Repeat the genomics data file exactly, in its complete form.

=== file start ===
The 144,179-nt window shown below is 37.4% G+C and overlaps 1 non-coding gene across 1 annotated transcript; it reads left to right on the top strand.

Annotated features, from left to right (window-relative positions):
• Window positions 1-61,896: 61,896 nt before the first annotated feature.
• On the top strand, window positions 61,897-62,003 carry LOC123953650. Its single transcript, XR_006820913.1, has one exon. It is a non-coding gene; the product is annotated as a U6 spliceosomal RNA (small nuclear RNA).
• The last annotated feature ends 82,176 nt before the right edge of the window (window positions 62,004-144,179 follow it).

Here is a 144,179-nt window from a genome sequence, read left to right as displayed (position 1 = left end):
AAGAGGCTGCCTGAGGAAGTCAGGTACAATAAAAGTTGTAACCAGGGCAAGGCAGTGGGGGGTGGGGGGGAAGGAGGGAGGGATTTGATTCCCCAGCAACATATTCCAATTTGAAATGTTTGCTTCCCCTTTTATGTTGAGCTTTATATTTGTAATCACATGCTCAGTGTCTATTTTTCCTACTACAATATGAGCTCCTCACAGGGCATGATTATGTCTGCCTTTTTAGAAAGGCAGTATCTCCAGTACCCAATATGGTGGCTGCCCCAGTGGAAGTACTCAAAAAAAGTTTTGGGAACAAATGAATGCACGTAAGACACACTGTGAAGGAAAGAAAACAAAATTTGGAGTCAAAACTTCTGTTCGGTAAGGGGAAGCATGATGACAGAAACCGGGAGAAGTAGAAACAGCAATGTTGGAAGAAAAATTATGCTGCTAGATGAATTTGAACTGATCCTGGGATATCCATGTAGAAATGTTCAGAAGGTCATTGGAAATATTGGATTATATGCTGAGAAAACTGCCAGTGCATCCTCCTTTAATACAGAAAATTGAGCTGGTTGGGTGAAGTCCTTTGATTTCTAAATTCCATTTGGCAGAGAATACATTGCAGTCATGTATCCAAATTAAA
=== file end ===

The 144,179-nt window shown below is 37.4% G+C and overlaps 1 non-coding gene across 1 annotated transcript; it reads left to right on the top strand.

Annotated features, from left to right (window-relative positions):
• Window positions 1-61,896: 61,896 nt before the first annotated feature.
• On the top strand, window positions 61,897-62,003 carry LOC123953650. Its single transcript, XR_006820913.1, has one exon. It is a non-coding gene; the product is annotated as a U6 spliceosomal RNA (small nuclear RNA).
• The last annotated feature ends 82,176 nt before the right edge of the window (window positions 62,004-144,179 follow it).

Here is a 144,179-nt window from a genome sequence, read left to right as displayed (position 1 = left end):
AAGAGGCTGCCTGAGGAAGTCAGGTACAATAAAAGTTGTAACCAGGGCAAGGCAGTGGGGGGTGGGGGGGAAGGAGGGAGGGATTTGATTCCCCAGCAACATATTCCAATTTGAAATGTTTGCTTCCCCTTTTATGTTGAGCTTTATATTTGTAATCACATGCTCAGTGTCTATTTTTCCTACTACAATATGAGCTCCTCACAGGGCATGATTATGTCTGCCTTTTTAGAAAGGCAGTATCTCCAGTACCCAATATGGTGGCTGCCCCAGTGGAAGTACTCAAAAAAAGTTTTGGGAACAAATGAATGCACGTAAGACACACTGTGAAGGAAAGAAAACAAAATTTGGAGTCAAAACTTCTGTTCGGTAAGGGGAAGCATGATGACAGAAACCGGGAGAAGTAGAAACAGCAATGTTGGAAGAAAAATTATGCTGCTAGATGAATTTGAACTGATCCTGGGATATCCATGTAGAAATGTTCAGAAGGTCATTGGAAATATTGGATTATATGCTGAGAAAACTGCCAGTGCATCCTCCTTTAATACAGAAAATTGAGCTGGTTGGGTGAAGTCCTTTGATTTCTAAATTCCATTTGGCAGAGAATACATTGCAGTCATGTATCCAAATTAAA